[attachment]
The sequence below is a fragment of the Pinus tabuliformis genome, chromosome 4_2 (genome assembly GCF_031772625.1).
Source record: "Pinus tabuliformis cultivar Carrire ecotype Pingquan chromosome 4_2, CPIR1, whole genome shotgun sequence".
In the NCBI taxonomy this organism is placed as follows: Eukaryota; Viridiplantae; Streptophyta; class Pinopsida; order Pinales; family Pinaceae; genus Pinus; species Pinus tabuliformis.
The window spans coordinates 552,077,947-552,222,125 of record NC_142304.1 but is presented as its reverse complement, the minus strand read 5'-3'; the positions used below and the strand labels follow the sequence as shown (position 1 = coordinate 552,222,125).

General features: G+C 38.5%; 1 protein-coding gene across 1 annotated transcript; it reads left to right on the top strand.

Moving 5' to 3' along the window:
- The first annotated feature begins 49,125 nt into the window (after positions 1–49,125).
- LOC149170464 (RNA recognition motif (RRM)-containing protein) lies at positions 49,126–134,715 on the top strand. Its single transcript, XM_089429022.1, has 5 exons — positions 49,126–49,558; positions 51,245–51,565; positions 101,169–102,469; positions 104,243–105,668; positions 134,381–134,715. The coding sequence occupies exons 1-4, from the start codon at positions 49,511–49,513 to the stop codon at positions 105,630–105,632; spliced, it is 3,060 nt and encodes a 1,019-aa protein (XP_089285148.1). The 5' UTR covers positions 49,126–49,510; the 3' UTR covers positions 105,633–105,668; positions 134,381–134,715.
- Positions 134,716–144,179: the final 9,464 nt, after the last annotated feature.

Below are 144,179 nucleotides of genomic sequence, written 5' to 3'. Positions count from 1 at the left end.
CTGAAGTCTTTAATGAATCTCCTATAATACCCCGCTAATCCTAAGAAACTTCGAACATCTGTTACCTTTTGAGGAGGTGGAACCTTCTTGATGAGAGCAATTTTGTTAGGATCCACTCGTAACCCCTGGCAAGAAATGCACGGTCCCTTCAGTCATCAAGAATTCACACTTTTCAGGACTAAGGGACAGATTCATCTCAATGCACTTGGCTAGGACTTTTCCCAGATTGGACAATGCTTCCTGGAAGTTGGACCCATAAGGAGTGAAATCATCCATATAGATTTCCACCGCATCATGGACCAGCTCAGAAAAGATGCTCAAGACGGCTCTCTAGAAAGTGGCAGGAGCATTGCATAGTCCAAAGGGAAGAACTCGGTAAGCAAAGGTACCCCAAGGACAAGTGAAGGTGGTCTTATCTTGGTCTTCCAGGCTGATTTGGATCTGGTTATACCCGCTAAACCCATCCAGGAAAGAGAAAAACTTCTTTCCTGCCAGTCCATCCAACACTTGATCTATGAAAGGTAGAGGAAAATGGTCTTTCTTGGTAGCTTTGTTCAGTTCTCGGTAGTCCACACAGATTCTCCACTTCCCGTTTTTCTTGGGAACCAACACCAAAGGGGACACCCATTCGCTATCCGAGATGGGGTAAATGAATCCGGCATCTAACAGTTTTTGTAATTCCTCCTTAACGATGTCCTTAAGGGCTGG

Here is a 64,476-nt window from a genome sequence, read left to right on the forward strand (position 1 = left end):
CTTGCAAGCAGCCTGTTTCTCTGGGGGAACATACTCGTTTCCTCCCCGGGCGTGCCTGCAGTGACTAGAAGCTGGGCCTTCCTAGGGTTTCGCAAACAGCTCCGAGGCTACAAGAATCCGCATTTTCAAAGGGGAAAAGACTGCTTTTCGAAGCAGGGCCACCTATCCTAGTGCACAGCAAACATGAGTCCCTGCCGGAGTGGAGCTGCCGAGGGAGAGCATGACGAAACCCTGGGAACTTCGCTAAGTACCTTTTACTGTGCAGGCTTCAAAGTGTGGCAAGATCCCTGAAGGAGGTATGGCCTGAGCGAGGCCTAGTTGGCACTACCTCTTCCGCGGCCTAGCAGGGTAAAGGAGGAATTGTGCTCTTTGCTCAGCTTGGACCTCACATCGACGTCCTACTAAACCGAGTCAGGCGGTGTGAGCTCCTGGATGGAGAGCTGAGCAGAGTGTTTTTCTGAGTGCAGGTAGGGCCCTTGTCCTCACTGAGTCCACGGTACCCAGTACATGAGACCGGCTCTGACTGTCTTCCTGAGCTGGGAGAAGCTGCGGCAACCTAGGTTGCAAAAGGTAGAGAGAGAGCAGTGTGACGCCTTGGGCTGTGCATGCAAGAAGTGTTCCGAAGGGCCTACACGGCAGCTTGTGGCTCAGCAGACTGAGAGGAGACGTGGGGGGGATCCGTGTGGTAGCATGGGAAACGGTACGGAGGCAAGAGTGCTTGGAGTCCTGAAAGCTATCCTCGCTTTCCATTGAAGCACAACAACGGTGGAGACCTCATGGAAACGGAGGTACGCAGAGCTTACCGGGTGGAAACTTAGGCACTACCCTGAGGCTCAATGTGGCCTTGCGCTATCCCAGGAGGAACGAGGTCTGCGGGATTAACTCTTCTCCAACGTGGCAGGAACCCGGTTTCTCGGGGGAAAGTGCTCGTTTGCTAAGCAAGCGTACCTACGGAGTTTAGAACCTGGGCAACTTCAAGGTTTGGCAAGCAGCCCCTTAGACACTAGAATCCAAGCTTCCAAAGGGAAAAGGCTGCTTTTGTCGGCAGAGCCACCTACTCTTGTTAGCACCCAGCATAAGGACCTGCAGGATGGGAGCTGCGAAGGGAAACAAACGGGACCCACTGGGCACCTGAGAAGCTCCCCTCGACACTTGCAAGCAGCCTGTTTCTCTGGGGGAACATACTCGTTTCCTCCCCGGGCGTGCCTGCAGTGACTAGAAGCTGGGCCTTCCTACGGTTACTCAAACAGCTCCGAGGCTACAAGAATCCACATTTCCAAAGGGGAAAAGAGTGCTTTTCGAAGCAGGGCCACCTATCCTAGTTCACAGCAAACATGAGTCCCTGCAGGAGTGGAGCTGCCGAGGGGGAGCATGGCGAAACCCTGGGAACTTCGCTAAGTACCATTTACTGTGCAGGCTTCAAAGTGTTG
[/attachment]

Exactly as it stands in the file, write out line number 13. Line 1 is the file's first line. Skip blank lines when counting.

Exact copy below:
CTTGCAAGCAGCCTGTTTCTCTGGGGGAACATACTCGTTTCCTCCCCGGGCGTGCCTGCAGTGACTAGAAGCTGGGCCTTCCTAGGGTTTCGCAAACAGCTCCGAGGCTACAAGAATCCGCATTTTCAAAGGGGAAAAGACTGCTTTTCGAAGCAGGGCCACCTATCCTAGTGCACAGCAAACATGAGTCCCTGCCGGAGTGGAGCTGCCGAGGGAGAGCATGACGAAACCCTGGGAACTTCGCTAAGTACCTTTTACTGTGCAGGCTTCAAAGTGTGGCAAGATCCCTGAAGGAGGTATGGCCTGAGCGAGGCCTAGTTGGCACTACCTCTTCCGCGGCCTAGCAGGGTAAAGGAGGAATTGTGCTCTTTGCTCAGCTTGGACCTCACATCGACGTCCTACTAAACCGAGTCAGGCGGTGTGAGCTCCTGGATGGAGAGCTGAGCAGAGTGTTTTTCTGAGTGCAGGTAGGGCCCTTGTCCTCACTGAGTCCACGGTACCCAGTACATGAGACCGGCTCTGACTGTCTTCCTGAGCTGGGAGAAGCTGCGGCAACCTAGGTTGCAAAAGGTAGAGAGAGAGCAGTGTGACGCCTTGGGCTGTGCATGCAAGAAGTGTTCCGAAGGGCCTACACGGCAGCTTGTGGCTCAGCAGACTGAGAGGAGACGTGGGGGGGATCCGTGTGGTAGCATGGGAAACGGTACGGAGGCAAGAGTGCTTGGAGTCCTGAAAGCTATCCTCGCTTTCCATTGAAGCACAACAACGGTGGAGACCTCATGGAAACGGAGGTACGCAGAGCTTACCGGGTGGAAACTTAGGCACTACCCTGAGGCTCAATGTGGCCTTGCGCTATCCCAGGAGGAACGAGGTCTGCGGGATTAACTCTTCTCCAACGTGGCAGGAACCCGGTTTCTCGGGGGAAAGTGCTCGTTTGCTAAGCAAGCGTACCTACGGAGTTTAGAACCTGGGCAACTTCAAGGTTTGGCAAGCAGCCCCTTAGACACTAGAATCCAAGCTTCCAAAGGGAAAAGGCTGCTTTTGTCGGCAGAGCCACCTACTCTTGTTAGCACCCAGCATAAGGACCTGCAGGATGGGAGCTGCGAAGGGAAACAAACGGGACCCACTGGGCACCTGAGAAGCTCCCCTCGACACTTGCAAGCAGCCTGTTTCTCTGGGGGAACATACTCGTTTCCTCCCCGGGCGTGCCTGCAGTGACTAGAAGCTGGGCCTTCCTACGGTTACTCAAACAGCTCCGAGGCTACAAGAATCCACATTTCCAAAGGGGAAAAGAGTGCTTTTCGAAGCAGGGCCACCTATCCTAGTTCACAGCAAACATGAGTCCCTGCAGGAGTGGAGCTGCCGAGGGGGAGCATGGCGAAACCCTGGGAACTTCGCTAAGTACCATTTACTGTGCAGGCTTCAAAGTGTTG